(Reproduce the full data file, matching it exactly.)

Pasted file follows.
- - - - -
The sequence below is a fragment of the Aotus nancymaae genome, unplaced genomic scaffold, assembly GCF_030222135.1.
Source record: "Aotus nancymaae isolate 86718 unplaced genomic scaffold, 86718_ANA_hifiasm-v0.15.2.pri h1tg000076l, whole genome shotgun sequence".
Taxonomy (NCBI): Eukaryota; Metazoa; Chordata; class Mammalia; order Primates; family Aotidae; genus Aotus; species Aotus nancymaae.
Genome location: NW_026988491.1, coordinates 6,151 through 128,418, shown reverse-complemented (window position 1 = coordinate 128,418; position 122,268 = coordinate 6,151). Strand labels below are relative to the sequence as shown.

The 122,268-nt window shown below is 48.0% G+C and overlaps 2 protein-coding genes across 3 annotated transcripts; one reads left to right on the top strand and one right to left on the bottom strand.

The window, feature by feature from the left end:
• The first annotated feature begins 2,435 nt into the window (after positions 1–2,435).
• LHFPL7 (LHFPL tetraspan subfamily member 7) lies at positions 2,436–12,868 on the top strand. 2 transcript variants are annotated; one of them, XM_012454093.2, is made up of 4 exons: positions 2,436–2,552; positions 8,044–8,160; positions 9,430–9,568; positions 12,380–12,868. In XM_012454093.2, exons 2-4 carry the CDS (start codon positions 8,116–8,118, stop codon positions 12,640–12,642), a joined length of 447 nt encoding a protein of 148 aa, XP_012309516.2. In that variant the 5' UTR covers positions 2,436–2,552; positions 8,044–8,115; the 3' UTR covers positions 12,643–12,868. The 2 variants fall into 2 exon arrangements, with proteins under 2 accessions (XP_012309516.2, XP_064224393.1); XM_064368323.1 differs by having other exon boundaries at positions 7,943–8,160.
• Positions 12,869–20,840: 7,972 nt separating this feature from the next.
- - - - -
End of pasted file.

The sequence below is a fragment of the Aotus nancymaae genome, unplaced genomic scaffold, assembly GCF_030222135.1.
Source record: "Aotus nancymaae isolate 86718 unplaced genomic scaffold, 86718_ANA_hifiasm-v0.15.2.pri h1tg000076l, whole genome shotgun sequence".
Taxonomy (NCBI): Eukaryota; Metazoa; Chordata; class Mammalia; order Primates; family Aotidae; genus Aotus; species Aotus nancymaae.
Genome location: NW_026988491.1, coordinates 6,151 through 128,418, shown reverse-complemented (window position 1 = coordinate 128,418; position 122,268 = coordinate 6,151). Strand labels below are relative to the sequence as shown.

The 122,268-nt window shown below is 48.0% G+C and overlaps 2 protein-coding genes across 3 annotated transcripts; one reads left to right on the top strand and one right to left on the bottom strand.

The window, feature by feature from the left end:
• The first annotated feature begins 2,435 nt into the window (after positions 1–2,435).
• LHFPL7 (LHFPL tetraspan subfamily member 7) lies at positions 2,436–12,868 on the top strand. 2 transcript variants are annotated; one of them, XM_012454093.2, is made up of 4 exons: positions 2,436–2,552; positions 8,044–8,160; positions 9,430–9,568; positions 12,380–12,868. In XM_012454093.2, exons 2-4 carry the CDS (start codon positions 8,116–8,118, stop codon positions 12,640–12,642), a joined length of 447 nt encoding a protein of 148 aa, XP_012309516.2. In that variant the 5' UTR covers positions 2,436–2,552; positions 8,044–8,115; the 3' UTR covers positions 12,643–12,868. The 2 variants fall into 2 exon arrangements, with proteins under 2 accessions (XP_012309516.2, XP_064224393.1); XM_064368323.1 differs by having other exon boundaries at positions 7,943–8,160.
• Positions 12,869–20,840: 7,972 nt separating this feature from the next.